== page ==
Sacred 2: Baby You Can Mow My Lawn

In Sacred 2, you play a two-legged hedge-trimmer with mad skillz. Your hedge trimmer comes in one of six hep customizable styles, from basic blunt-force hacking to variable flavors of magic-lubricated hewing. Your hedge trimmer worships one of six gods, who lend it special abilities that vaguely reflect its alignment (are you a naughty hedge-trimmer or nice?). Occasionally your hedge trimmer gets quests to go chop up a gaggle of two-speed semaphores (one for "wander ambivalently," another for "charge!") or collect three of X and six of Y to make Z happy. But mostly your pair of giant-sized scissors just sort of wanders around a bosky fantasy-scape, pruning the indigenous fauna, vacuuming up incompatible miscellany for barter, and spouting the World's Dumbest One-Liners.

That said, there's oodles to do for orthodox number crunchers who pump these games like free weights. The Xbox 360 and PlayStation 3 ports — out today — feel more or less the same as the Windows version with a slightly less "immediate" interface, since you're clicking two or three times on a gamepad to access things the Windows version has discrete keyboard shortcuts for. The bugs that rendered the Windows version occasionally unplayable also appear to be history — no surprise, since they've been more or less patched out of the Windows version, too.

The world of Ancaria looks like most traditional high fantasy settings, e.g. glades and flowery dells and picturesque villages with cows and barns and pleasant little one-room houses. It's crisp, laid out clearly, easy to navigate, and while you wouldn't mistake it for something unique like Planescape or Arcanum, it's no more difficult to stare at for hours on end than games like Dungeon Siege 2 and Titan Quest. I mention the graphics at all only as an antidote to all these lazy "graphics aren't impressive" comments from pundits who still think it's necessary to comment superficially like Joachim Phoenix in Gladiator, arbitrarily raising or lowering a thumb. It's one thing to look at a Pollock and say "Thanks but no thanks." It's another to build a ratings-based case for a game's merit off nonchalant snipes about "textures," or "polish." If reading that sort of excuse-making (to justify a number) makes your head hurt as much as mine, congratulations on leveling up and advancing your gamer class to "mature connoisseur."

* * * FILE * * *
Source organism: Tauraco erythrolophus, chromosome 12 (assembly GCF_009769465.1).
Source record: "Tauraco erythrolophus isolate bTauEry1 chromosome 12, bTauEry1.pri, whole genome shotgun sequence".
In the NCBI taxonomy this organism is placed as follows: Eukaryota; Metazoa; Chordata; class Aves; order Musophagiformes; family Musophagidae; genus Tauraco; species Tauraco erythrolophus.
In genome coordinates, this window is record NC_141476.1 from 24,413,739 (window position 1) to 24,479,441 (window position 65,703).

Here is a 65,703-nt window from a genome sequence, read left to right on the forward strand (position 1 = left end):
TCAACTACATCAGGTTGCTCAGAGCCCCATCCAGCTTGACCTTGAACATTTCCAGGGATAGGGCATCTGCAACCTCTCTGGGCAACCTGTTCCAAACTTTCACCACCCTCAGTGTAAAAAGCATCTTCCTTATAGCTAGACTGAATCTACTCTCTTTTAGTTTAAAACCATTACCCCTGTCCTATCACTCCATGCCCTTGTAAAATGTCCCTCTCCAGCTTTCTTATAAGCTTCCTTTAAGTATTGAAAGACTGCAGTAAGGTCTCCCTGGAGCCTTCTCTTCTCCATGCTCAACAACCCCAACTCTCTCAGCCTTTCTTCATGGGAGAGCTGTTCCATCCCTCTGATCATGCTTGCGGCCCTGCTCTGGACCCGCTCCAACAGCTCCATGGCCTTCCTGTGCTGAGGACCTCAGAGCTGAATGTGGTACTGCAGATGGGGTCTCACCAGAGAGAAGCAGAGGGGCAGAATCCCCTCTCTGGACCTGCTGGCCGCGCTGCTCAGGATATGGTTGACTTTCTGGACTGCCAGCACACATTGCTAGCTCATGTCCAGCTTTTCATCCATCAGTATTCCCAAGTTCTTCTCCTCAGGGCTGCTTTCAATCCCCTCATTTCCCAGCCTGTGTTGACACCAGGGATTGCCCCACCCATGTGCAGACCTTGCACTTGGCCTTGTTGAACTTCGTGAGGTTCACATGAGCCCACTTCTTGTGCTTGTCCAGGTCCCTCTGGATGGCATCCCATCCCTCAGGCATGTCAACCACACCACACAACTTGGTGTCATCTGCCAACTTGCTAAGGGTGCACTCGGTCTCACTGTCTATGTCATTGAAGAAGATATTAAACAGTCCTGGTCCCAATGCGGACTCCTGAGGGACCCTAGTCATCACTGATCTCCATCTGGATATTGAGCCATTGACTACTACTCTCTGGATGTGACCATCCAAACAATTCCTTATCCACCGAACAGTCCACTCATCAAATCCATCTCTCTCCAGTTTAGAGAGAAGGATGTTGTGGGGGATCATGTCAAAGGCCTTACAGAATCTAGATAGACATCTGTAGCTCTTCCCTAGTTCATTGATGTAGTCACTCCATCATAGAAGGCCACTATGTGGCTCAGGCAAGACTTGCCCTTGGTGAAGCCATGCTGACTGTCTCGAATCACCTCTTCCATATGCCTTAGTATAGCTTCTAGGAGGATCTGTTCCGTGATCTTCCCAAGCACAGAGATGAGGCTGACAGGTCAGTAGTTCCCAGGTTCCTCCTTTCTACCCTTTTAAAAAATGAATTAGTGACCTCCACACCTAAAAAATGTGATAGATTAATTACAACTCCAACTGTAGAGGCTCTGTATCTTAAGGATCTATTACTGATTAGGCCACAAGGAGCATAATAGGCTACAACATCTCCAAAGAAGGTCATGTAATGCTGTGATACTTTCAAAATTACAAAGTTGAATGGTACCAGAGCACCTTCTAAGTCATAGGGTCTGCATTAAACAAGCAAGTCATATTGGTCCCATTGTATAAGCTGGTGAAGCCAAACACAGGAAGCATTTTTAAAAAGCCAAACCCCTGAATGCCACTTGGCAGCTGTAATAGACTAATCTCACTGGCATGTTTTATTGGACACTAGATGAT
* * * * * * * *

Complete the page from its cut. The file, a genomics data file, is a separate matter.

As noted, you've got six entry points into the world class-wise, two campaigns, and six deities — one that's variable depending on whether you opt for the "light" or "dark" campaign. I started with a Temple Guardian and I've been probing and pummeling the sun-dappled Elven Realms of Tyr Lysia — a teensy subset of the massive Ancaria world map — all morning.

Did I mention Ancaria's big? It's huge. Gargantuan. Monumental. Big enough that each of the character classes gets its own start point. Pulling back and panning around the map in the game halfway reminds me of the original Might and Magic map foldout with its exaggerated hyper-colorized regions like the "Desert of Desolation" and the "Ice Tundra." Remember that?

Stroll up to buildings and you can open doors, which basically pops the top off so you can forage around in chests and barrels and other types of containers for potions, money, and that Elven Cloak of +2 Cold Resistance you always wanted. What's a Mage Staff doing in the barn at the Happy Cow Farm? Who cares. The sooner you've dispensed with worrying about the nonsense logic of games like this, the sooner you can get on with enjoying the breezy ride.

The only thing I've jotted down that's genuinely bugged me so far? Message windows don't smooth scroll. You hit up or down on the thumbstick and it's just a page-advance toggle, meaning you'll lose your reading position every time. Hey developers, that's a patchable fix, right?

Otherwise, it looks like I'm all-in for the Total Experience. Hey, the story's no dumber than the tripe you click through in games like World of Warcraft, and you don't see anyone knocking that game for it's shallow, dashed off storytelling, right?

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